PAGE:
The president of Costa Rica got the Watergate Hotel, the prime minister of Israel got the Sheraton Washington Hotel. Meanwhile, Blair House, where one or the other of them might otherwise have stayed this week on their official visits here, got ready for renovations.

For Costa Rica's Luis Alberto Monge, the Watergate was also the setting last night for a dinner he gave as part of his three-day lobbying effort to obtain financial help for his country. With inflation at 90 percent and the country near bankruptcy, Costa Rica has more than a casual interest in the Reagan administration's controversial Caribbean Basin plan which would provide it with $70 million in emergency aid as well as trade benefits.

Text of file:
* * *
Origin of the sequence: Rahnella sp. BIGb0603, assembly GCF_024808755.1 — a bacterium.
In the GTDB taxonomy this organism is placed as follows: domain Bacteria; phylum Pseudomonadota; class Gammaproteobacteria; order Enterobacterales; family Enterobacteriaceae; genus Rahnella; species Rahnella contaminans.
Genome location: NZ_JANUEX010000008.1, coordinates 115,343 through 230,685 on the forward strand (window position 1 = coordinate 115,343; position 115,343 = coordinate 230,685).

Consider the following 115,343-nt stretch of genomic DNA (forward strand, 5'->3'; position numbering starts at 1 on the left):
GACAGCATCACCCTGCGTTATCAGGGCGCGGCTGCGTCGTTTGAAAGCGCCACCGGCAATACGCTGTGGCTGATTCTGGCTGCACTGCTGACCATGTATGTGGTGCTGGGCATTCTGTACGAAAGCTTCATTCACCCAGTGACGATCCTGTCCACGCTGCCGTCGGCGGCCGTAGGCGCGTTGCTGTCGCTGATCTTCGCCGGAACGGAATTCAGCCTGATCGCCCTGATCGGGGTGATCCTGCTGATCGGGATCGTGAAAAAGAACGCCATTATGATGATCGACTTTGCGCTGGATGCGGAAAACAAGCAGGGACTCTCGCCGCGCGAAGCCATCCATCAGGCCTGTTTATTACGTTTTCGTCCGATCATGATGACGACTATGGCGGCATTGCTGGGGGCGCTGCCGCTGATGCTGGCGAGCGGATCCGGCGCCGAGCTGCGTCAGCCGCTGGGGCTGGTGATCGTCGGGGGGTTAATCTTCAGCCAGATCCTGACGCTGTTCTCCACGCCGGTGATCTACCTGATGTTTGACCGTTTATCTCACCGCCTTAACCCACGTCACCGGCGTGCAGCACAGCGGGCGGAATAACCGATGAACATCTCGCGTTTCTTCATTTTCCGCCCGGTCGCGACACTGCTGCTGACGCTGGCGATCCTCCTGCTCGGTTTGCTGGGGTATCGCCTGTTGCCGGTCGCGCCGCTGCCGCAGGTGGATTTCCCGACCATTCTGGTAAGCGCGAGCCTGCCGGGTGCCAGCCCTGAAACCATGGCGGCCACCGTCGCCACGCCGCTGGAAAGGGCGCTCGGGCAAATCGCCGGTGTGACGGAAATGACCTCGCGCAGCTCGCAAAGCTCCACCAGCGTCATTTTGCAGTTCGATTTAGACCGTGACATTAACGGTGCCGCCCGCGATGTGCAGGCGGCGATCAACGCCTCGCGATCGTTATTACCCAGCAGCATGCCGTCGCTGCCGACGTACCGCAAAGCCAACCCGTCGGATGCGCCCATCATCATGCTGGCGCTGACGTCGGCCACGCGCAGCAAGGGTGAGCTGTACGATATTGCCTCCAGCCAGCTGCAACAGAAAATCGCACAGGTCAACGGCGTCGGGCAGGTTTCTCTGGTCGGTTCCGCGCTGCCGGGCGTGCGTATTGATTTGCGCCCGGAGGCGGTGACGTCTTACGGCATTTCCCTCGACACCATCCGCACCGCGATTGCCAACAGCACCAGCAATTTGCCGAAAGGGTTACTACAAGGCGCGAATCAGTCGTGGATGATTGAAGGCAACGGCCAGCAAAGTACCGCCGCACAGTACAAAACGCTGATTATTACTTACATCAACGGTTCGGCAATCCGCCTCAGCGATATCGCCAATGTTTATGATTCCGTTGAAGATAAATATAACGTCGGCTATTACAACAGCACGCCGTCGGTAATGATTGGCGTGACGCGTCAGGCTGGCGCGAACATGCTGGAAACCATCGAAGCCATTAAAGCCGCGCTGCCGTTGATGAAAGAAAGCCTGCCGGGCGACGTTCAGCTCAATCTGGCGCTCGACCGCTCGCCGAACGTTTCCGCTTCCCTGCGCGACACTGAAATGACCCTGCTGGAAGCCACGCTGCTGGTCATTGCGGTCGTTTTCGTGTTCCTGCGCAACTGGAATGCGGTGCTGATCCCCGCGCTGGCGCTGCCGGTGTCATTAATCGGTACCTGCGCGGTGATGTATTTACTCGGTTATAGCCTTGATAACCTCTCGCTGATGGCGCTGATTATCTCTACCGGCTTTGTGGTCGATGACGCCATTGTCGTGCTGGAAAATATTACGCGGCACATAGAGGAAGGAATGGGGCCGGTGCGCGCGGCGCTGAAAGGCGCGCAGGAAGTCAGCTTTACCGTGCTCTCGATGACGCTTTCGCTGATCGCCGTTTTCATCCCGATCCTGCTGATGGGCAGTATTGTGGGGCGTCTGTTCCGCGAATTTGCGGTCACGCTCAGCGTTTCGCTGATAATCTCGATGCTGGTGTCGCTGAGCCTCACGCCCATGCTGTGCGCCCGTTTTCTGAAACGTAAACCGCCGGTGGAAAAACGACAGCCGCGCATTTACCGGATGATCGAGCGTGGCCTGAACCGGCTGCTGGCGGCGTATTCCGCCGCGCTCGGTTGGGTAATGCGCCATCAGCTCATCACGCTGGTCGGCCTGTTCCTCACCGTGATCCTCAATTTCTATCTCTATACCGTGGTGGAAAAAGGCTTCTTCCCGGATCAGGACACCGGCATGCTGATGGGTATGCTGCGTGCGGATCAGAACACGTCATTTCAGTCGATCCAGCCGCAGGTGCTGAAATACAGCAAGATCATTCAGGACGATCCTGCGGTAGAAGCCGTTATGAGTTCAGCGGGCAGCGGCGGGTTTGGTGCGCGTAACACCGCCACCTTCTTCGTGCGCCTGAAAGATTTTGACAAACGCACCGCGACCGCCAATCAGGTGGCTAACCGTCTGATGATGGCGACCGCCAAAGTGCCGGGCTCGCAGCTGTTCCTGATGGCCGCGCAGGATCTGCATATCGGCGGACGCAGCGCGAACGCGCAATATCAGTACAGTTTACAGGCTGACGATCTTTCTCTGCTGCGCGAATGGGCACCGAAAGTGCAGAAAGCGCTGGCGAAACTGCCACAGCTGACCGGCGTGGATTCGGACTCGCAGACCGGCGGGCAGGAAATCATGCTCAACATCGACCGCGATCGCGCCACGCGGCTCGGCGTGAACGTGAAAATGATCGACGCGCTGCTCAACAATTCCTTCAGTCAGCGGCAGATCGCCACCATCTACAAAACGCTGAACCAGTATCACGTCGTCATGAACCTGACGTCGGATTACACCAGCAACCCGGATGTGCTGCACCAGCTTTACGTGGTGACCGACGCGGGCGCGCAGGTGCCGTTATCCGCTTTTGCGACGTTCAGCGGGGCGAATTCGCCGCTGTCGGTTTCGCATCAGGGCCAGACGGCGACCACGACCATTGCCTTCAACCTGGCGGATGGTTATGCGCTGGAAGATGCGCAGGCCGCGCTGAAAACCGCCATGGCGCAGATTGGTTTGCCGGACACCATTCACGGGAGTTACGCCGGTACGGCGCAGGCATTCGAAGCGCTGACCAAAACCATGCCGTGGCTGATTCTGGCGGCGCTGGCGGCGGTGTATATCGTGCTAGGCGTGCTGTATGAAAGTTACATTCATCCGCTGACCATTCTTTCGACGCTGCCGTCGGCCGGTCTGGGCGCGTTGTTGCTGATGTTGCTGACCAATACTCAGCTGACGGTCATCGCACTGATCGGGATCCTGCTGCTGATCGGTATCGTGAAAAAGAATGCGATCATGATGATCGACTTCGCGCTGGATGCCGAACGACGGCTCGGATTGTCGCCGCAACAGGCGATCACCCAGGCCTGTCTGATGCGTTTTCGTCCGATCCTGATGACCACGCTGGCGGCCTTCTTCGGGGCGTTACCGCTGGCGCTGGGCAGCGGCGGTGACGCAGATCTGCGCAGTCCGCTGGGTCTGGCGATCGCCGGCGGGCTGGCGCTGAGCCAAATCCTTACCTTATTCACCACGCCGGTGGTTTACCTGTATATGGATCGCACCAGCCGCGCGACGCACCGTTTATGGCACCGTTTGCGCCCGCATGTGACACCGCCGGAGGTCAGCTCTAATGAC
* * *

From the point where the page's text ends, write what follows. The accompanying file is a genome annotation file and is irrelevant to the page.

Rep. Henry Reuss (D-Wis.), who heads the House Joint Economic Committee and was one of a half-dozen members of Congress at Monge's stag dinner, saw some reciprocal benefits in the Costa Rican leader's visit.

"We're sort of lobbying him because Costa Rica has no illusions about communism. It's a strong human rights democratically oriented country," said Reuss, "so this may be another case like Jamaica, where the Democrats and the Reagan administration can agree on something."